In the Grapes of Wrath by John Steinbeck, what is significant about Noah leaving?

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Lori Steinbach | High School Teacher | (Level 3) Distinguished Educator

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John Steinbeck's The Grapes of Wrath is set in the 1930s in the midst of the Dust Bowl and the Great Depression. Life is hard for the Joad family before they get evicted from their land and begin their journey to California, but it is about to get much more difficult.

Noah Joad is the oldest of the Joad children, and he has always been just a little different. Noah's father helped deliver the boy before the midwife arrived, and he feels guilty that Noah's condition (whatever it might be) is his fault. 

When the family finally crosses the Colorado River into California, they stop and spend the day, as they will travel through the desert at night. This is where Noah tells Tom that he will be staying here rather than going on to California, explaining, "'You know how the folks are nice to me. But they don't really care for me.'" It does not appear that Noah is staying because he is bitter or angry but because he senses that he will be better off staying here.

Of course Tom tries to convince his brother to change his mind, but Noah is determined. Noah says,

"It ain't no use. I was in that there water. An' I ain't a-gonna leave her. I'm a-gonna go now, Tom--down the river. I'll catch fish an' stuff, but I can't leave her. I can't."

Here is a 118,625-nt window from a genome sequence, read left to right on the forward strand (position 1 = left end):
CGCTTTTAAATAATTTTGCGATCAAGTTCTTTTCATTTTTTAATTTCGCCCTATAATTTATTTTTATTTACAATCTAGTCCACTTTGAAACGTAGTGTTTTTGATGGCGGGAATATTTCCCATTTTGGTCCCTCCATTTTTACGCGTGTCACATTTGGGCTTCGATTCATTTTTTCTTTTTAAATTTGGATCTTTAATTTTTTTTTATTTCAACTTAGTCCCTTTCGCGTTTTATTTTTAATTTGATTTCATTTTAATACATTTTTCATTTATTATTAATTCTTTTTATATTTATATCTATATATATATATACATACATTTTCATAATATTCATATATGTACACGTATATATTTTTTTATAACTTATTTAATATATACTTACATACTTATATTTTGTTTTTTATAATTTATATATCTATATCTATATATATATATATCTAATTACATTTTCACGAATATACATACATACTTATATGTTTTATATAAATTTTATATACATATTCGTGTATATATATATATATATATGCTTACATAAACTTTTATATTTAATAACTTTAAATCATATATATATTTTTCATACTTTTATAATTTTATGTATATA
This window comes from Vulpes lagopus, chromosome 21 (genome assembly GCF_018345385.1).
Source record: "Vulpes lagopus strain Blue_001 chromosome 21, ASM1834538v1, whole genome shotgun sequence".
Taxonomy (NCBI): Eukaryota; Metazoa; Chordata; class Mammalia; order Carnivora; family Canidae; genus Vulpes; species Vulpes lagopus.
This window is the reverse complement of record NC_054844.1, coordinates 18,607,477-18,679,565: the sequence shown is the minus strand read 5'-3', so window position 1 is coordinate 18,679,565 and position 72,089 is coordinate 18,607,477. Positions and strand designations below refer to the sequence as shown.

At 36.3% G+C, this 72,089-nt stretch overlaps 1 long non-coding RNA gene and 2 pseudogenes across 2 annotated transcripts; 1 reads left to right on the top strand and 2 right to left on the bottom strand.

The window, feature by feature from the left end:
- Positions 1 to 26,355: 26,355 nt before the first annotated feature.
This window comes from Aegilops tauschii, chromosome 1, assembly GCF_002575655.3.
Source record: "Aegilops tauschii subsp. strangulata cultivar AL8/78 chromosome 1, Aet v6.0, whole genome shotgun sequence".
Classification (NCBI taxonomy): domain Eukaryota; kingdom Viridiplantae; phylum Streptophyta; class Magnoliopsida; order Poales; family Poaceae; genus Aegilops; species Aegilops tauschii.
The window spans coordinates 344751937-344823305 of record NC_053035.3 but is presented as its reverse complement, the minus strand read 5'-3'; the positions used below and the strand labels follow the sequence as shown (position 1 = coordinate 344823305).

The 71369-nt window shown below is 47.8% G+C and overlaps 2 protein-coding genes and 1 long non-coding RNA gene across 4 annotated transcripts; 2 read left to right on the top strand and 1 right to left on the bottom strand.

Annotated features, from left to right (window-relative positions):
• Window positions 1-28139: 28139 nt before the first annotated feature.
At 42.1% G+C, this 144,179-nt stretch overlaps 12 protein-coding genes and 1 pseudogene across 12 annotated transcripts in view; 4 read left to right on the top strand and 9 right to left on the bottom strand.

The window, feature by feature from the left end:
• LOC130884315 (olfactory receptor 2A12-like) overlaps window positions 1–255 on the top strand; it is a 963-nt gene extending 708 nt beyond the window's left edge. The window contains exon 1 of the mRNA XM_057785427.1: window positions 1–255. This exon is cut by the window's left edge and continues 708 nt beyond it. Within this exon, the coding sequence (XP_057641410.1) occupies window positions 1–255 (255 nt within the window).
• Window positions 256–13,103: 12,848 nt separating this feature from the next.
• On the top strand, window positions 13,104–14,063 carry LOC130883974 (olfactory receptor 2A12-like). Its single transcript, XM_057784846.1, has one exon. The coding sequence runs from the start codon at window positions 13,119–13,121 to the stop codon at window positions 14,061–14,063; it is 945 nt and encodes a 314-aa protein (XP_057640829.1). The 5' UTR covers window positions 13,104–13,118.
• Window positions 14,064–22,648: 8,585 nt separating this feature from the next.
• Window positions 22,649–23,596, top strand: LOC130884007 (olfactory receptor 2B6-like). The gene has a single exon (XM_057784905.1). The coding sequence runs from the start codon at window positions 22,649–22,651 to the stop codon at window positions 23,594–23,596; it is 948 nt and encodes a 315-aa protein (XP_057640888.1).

This is a significant moment, as Noah is the first one in the Joad family to leave voluntarily. He might intuitively know that he is not at all suited to the rigors and hardships ahead of them in California or perhaps he is just tired of the struggle; but he certainly knows this is a place where he feels comfortable and at home, confident that he will never starve living next to a river.

Ma Joad cares only about feeding her family and ensuring that they stay together. Her father dies early in the trip and of course is not traveling with the family any more; however, Noah's leaving represents the real beginning of her family's slow deterioration because he goes willingly. He is the first, but others will also go. Noah's leaving is literal, but is also a symbolic first step to the erosion of the Joad family. 

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